The death certificate lists her occupation as: Spinster. Daughter of Elizabeth Agar, the widow of Robert Stonehouse, Innkeeper (deceased). The informant was Robert Stonehouse, halfbrother, In Attendance. She wasn't alone.

I didn't know any of this until I bought the death certificate. How much other family history have I missed?

Saturday, 26 December 2015

It's been how long?

Well, nearly two years! So much has happened, I moved back to England -I now live in Long Eaton, Derbyshire and work at Nottingham Trent University in Nottingham and there are even family links here!

Soon, I'm going to catch up with a few of the personalities I've already mentioned where new information has come to light and introduce you to a few others - some whole new branches of the family tree. 

I'm going to look at some themes; shopkeepers, musicians, sportsmen, railwaymen, clergymen,  a couple of mysteries (brickwalls), some international connections and maybe some Armed Forces stories (although that might be a whole new Blog). 

Friday, 18 October 2013

Burdett Lambton Brown

Burdett was baptised in Washington, Co Durham in November of 1820 and first appears in the census of 1841 living in the household of his brother (or so it appears due to the ages given) George, possibly George's wife, Catherine and their son, Anthony - relationships are given in the 1841 census. George is a smith (like their father Ralph) and Burdett is an engineer. Why Burdett? It's a tradition in that part of the north east for some families to 'protect' surnames by using them as given names and I suspect that is the case here.

Burdett married Ann Morgan in 1844; she was the daughter of an engine driver. They had two children, Jane and Hannah but Ann died in 1849. By this time, the family was in Chepstow, Monmouthshire.  Burdett returned to the north-east of England to marry his second wife, my great, great aunt, Elizabeth Mary Brown.
I suspect these two are cousins, because of the coincidences elsewhere in the family of the surnames they used for given names for their children, but I need to do more research on this.

Their fist child was Ralph Lambton Brown, then Lizzie Sarah, Mary Oughton Brown, George P(hilip?) and Thomas Lumsden Brown (not to be confused with my great great grandfather of the same name, Elizabeth's youngest brother).Ralph and Lizzie were both born in Chepstow, Mary in Newport (also Monmouthshire), George in West Bromwich (Staffordshire, modern day West Midlands) and Tom in Wednesbury Staffs, now West Midlands). The family moved a lot with Burdett's profession.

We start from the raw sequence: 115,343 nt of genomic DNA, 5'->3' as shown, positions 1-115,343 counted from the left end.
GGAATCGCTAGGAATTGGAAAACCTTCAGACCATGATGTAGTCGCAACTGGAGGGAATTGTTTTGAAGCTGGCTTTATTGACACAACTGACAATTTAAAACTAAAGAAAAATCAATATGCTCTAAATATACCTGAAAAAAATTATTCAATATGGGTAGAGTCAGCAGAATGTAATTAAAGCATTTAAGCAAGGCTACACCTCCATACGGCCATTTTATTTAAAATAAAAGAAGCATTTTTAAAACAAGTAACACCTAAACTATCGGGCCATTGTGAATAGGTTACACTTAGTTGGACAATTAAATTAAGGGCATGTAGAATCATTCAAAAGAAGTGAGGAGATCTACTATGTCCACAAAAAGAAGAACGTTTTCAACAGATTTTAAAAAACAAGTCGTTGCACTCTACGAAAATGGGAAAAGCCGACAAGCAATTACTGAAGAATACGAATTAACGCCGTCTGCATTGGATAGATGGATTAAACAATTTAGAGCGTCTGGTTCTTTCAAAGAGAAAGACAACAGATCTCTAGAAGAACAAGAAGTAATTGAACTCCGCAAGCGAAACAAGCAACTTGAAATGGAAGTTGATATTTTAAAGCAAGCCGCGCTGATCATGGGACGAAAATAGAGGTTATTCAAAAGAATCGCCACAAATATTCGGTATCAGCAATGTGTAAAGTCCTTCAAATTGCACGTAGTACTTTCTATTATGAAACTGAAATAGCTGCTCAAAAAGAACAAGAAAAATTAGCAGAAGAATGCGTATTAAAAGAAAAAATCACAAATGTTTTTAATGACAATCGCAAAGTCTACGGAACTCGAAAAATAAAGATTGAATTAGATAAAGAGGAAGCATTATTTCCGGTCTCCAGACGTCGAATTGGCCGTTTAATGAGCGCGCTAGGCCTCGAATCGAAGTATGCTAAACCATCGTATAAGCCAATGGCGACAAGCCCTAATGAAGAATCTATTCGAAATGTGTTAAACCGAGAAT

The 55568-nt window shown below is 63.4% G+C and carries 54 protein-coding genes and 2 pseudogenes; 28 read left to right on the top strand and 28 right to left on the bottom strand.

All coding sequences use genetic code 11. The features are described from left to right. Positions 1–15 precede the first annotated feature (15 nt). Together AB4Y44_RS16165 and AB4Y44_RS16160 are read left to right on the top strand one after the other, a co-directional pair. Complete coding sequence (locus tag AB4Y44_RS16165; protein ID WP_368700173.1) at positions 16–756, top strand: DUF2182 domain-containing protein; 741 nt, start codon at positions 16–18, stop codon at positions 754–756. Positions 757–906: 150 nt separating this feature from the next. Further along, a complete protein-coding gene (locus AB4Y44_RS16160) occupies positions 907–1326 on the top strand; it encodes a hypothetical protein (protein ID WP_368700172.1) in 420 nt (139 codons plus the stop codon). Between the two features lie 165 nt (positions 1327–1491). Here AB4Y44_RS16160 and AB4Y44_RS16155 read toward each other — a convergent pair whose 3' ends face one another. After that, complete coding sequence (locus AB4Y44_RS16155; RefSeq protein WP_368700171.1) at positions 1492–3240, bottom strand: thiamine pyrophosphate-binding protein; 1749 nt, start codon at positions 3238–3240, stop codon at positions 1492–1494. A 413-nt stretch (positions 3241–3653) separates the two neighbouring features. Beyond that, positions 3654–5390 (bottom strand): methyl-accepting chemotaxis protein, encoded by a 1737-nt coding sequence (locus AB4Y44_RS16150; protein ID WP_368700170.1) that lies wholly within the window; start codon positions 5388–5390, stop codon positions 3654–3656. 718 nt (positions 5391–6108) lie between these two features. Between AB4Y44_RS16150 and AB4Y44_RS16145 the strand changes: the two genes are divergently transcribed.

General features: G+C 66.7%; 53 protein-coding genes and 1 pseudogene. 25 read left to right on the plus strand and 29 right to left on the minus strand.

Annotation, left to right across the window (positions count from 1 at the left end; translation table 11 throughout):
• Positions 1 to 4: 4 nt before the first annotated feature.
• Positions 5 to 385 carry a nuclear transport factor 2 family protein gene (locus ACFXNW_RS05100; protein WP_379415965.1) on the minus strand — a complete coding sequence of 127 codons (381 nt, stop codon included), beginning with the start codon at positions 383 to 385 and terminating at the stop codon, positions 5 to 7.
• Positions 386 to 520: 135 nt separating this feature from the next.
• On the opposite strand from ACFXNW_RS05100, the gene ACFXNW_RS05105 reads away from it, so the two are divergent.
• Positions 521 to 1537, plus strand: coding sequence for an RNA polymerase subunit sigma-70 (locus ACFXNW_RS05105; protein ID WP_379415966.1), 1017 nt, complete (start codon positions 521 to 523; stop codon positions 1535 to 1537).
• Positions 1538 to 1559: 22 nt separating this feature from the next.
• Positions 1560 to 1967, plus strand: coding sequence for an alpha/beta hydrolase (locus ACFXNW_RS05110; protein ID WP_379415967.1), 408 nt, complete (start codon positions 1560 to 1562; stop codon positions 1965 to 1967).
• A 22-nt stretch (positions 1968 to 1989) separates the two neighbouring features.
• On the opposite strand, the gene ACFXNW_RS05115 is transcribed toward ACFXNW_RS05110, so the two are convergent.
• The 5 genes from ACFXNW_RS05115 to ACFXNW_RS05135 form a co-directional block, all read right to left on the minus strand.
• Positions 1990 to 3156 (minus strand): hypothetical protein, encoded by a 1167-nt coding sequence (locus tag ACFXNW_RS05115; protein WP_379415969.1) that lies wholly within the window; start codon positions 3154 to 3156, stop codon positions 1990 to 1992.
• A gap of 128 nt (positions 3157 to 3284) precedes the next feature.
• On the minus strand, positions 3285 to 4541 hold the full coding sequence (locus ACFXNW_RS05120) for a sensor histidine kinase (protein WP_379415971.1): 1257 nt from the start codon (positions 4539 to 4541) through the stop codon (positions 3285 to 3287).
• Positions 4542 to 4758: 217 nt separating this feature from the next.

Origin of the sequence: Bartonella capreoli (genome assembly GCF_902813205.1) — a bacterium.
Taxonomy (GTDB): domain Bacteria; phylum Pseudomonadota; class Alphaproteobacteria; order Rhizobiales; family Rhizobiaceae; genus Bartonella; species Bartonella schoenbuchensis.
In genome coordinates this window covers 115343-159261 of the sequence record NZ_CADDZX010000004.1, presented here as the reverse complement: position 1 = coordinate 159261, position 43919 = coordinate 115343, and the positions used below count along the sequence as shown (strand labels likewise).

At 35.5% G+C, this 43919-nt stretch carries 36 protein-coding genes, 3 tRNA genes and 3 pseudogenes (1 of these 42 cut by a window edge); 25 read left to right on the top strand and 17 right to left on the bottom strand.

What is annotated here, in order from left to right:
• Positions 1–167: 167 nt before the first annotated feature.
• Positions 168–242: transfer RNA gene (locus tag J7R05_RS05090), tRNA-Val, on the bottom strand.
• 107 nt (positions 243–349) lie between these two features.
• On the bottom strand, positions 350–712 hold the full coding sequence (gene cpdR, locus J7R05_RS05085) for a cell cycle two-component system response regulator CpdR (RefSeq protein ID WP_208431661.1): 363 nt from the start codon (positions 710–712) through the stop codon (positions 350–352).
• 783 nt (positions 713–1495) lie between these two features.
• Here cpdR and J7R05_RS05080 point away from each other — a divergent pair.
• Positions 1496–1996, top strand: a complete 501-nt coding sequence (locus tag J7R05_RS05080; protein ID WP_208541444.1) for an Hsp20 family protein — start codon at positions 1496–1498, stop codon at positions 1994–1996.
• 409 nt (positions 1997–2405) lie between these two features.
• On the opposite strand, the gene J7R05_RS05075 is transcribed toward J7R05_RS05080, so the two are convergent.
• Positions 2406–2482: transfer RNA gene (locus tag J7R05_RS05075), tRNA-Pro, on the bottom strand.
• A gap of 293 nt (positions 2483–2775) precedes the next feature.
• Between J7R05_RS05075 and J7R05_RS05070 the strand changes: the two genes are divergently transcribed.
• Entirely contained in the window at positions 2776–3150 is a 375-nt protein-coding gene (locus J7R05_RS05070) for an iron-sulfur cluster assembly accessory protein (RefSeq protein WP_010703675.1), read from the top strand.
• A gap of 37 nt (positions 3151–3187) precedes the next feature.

Catching up with the family via censuses, in 1851 they were living in Chepstow and Burdett's profession is given as practical engineer. In 1861 in Wednesbury and Burdett is manager & engineer (but where is Ralph? At school somewhere?).

In December of 1861, John James Russell (as far as I know, no relation!) of the Crown Tube Works, Wednesbury in the county of Stafford, Patent Tube manufacturer and Burdett Lambton Brown of the same place, Engineer in the employ of the said JJR applied for, and were granted,  a patent 'for an invention for improvements in apparatus used in the manufacture of taper tubes'.  You can find more information about the Crown Tube Works at:

In 1871, at the same Church Hill address, Burdett is 'Wrought Iron Tube manufacturer employing 35 men and 16 boys'; Ralph has re-appeared an at the age of 19 is a wrought tube maker and they have a domestic servant. Their daughter, Mary, died later that year.

Lizzie Sarah married Samuel Hodgson in 1875, a clergyman and judging by later censuses and the birthplaces of their children, they travelled round a lot! I need to look him up in a Crockford's! I wonder if this relationship had an effect on Tom? Lizzie and Samuel's second child, William Hope Hodgson became an author and is now recognised as an important pioneer of 'modern imaginative fiction' (see: but you'll need a subscription)

George married Jane Jones in Wednesbury in 1879 and settled in nearby Walsall and became a bank clerk

By 1881 the remaining family had moved on again and were living in Hanover Square, Leeds; Burdett is an agent to a wrought iron tube depot and Ralph is a clerk to a wrought iron tube depot. Tom, who always seems to have been called Tom and not Thomas, was listed as being a theological student.